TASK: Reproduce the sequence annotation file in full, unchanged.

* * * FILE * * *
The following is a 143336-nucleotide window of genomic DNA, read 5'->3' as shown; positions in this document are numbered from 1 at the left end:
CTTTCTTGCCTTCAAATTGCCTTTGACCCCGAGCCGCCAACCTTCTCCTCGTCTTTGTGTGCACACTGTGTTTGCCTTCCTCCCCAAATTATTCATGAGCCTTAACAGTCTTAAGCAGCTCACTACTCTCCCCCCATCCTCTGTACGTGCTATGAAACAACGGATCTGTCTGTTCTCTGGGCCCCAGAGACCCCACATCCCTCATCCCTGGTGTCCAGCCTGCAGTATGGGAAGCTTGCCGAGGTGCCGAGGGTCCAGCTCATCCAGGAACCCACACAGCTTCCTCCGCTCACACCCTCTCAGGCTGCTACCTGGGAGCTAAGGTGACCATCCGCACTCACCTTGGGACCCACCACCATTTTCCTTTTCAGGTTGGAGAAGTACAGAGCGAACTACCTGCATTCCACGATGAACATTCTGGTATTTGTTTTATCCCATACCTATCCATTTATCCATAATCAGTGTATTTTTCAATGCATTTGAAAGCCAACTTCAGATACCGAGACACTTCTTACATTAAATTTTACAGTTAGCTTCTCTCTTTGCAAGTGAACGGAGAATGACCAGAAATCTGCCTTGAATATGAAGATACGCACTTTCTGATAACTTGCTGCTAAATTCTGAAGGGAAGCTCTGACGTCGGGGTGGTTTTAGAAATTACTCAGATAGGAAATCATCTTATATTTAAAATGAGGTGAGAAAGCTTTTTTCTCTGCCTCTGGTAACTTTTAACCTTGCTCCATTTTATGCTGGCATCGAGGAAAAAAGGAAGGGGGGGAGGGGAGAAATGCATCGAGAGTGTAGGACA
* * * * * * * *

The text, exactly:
The following is a 143336-nucleotide window of genomic DNA, read 5'->3' as shown; positions in this document are numbered from 1 at the left end:
CTTTCTTGCCTTCAAATTGCCTTTGACCCCGAGCCGCCAACCTTCTCCTCGTCTTTGTGTGCACACTGTGTTTGCCTTCCTCCCCAAATTATTCATGAGCCTTAACAGTCTTAAGCAGCTCACTACTCTCCCCCCATCCTCTGTACGTGCTATGAAACAACGGATCTGTCTGTTCTCTGGGCCCCAGAGACCCCACATCCCTCATCCCTGGTGTCCAGCCTGCAGTATGGGAAGCTTGCCGAGGTGCCGAGGGTCCAGCTCATCCAGGAACCCACACAGCTTCCTCCGCTCACACCCTCTCAGGCTGCTACCTGGGAGCTAAGGTGACCATCCGCACTCACCTTGGGACCCACCACCATTTTCCTTTTCAGGTTGGAGAAGTACAGAGCGAACTACCTGCATTCCACGATGAACATTCTGGTATTTGTTTTATCCCATACCTATCCATTTATCCATAATCAGTGTATTTTTCAATGCATTTGAAAGCCAACTTCAGATACCGAGACACTTCTTACATTAAATTTTACAGTTAGCTTCTCTCTTTGCAAGTGAACGGAGAATGACCAGAAATCTGCCTTGAATATGAAGATACGCACTTTCTGATAACTTGCTGCTAAATTCTGAAGGGAAGCTCTGACGTCGGGGTGGTTTTAGAAATTACTCAGATAGGAAATCATCTTATATTTAAAATGAGGTGAGAAAGCTTTTTTCTCTGCCTCTGGTAACTTTTAACCTTGCTCCATTTTATGCTGGCATCGAGGAAAAAAGGAAGGGGGGGAGGGGAGAAATGCATCGAGAGTGTAGGACA